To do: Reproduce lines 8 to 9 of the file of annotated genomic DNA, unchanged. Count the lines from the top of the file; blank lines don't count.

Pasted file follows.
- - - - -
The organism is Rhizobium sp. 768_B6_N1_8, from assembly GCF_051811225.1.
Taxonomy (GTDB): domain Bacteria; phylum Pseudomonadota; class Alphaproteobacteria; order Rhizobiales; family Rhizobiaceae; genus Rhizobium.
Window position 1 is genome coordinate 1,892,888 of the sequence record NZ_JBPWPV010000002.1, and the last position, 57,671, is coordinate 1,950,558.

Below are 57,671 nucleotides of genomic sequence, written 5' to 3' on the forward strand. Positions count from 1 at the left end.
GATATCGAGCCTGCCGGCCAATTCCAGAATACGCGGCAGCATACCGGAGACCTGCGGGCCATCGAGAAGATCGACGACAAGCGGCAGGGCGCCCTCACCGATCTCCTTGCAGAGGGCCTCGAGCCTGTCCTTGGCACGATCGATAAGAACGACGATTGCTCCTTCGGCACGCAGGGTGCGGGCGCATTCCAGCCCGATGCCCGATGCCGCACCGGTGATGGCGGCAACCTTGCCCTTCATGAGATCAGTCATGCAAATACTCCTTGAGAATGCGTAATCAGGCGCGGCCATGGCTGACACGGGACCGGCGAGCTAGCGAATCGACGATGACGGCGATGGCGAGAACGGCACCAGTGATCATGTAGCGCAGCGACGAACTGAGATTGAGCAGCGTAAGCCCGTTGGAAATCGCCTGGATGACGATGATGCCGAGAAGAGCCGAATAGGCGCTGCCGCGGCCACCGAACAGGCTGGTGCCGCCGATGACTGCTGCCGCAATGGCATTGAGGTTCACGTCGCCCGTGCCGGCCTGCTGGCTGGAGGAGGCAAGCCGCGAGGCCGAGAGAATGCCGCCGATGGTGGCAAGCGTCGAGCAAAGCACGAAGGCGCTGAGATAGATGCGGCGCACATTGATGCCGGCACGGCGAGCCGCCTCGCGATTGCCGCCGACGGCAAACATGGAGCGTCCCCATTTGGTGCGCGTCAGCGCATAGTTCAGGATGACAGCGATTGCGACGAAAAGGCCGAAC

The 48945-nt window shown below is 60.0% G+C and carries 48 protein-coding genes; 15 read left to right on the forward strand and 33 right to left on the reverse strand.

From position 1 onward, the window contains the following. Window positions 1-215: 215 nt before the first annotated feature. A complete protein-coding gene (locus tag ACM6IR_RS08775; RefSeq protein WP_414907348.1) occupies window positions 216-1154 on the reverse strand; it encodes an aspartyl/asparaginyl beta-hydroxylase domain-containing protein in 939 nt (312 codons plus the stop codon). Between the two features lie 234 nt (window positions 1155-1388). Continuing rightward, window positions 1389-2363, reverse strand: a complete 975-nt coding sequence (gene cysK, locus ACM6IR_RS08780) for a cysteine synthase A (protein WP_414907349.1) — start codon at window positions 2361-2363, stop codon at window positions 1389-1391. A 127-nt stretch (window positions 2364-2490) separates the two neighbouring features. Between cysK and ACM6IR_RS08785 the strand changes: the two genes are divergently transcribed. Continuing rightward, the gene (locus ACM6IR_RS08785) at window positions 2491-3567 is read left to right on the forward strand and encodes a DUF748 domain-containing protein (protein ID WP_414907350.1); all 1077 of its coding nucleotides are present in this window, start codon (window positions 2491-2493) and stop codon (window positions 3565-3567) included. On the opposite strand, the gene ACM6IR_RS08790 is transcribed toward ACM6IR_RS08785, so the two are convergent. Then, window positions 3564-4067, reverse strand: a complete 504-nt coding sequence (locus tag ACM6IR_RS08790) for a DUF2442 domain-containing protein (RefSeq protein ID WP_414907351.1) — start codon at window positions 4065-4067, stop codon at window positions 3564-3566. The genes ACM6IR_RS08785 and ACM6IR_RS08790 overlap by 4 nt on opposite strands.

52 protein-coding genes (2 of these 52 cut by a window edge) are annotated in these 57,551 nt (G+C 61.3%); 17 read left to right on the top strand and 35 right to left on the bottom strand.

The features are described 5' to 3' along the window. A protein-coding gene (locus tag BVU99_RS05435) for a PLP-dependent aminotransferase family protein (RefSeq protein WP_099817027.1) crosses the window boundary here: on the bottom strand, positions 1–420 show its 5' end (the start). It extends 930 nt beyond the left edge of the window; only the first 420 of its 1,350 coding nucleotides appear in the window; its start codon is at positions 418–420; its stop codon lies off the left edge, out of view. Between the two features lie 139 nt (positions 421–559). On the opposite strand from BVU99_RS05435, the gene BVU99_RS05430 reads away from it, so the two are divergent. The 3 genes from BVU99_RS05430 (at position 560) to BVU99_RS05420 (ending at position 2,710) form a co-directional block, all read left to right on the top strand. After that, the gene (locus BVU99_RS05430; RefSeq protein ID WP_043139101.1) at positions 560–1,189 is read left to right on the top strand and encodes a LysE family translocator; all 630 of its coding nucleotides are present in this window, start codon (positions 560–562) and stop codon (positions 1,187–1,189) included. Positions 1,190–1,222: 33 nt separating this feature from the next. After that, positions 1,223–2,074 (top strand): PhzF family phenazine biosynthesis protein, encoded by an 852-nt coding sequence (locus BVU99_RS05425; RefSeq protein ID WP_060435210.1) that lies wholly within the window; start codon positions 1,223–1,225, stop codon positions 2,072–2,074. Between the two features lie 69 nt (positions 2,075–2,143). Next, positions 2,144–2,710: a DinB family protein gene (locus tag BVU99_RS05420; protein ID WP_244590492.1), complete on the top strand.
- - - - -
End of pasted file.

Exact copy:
52 protein-coding genes (2 of these 52 cut by a window edge) are annotated in these 57,551 nt (G+C 61.3%); 17 read left to right on the top strand and 35 right to left on the bottom strand.

The features are described 5' to 3' along the window. A protein-coding gene (locus tag BVU99_RS05435) for a PLP-dependent aminotransferase family protein (RefSeq protein WP_099817027.1) crosses the window boundary here: on the bottom strand, positions 1–420 show its 5' end (the start). It extends 930 nt beyond the left edge of the window; only the first 420 of its 1,350 coding nucleotides appear in the window; its start codon is at positions 418–420; its stop codon lies off the left edge, out of view. Between the two features lie 139 nt (positions 421–559). On the opposite strand from BVU99_RS05435, the gene BVU99_RS05430 reads away from it, so the two are divergent. The 3 genes from BVU99_RS05430 (at position 560) to BVU99_RS05420 (ending at position 2,710) form a co-directional block, all read left to right on the top strand. After that, the gene (locus BVU99_RS05430; RefSeq protein ID WP_043139101.1) at positions 560–1,189 is read left to right on the top strand and encodes a LysE family translocator; all 630 of its coding nucleotides are present in this window, start codon (positions 560–562) and stop codon (positions 1,187–1,189) included. Positions 1,190–1,222: 33 nt separating this feature from the next. After that, positions 1,223–2,074 (top strand): PhzF family phenazine biosynthesis protein, encoded by an 852-nt coding sequence (locus BVU99_RS05425; RefSeq protein ID WP_060435210.1) that lies wholly within the window; start codon positions 1,223–1,225, stop codon positions 2,072–2,074. Between the two features lie 69 nt (positions 2,075–2,143). Next, positions 2,144–2,710: a DinB family protein gene (locus tag BVU99_RS05420; protein ID WP_244590492.1), complete on the top strand.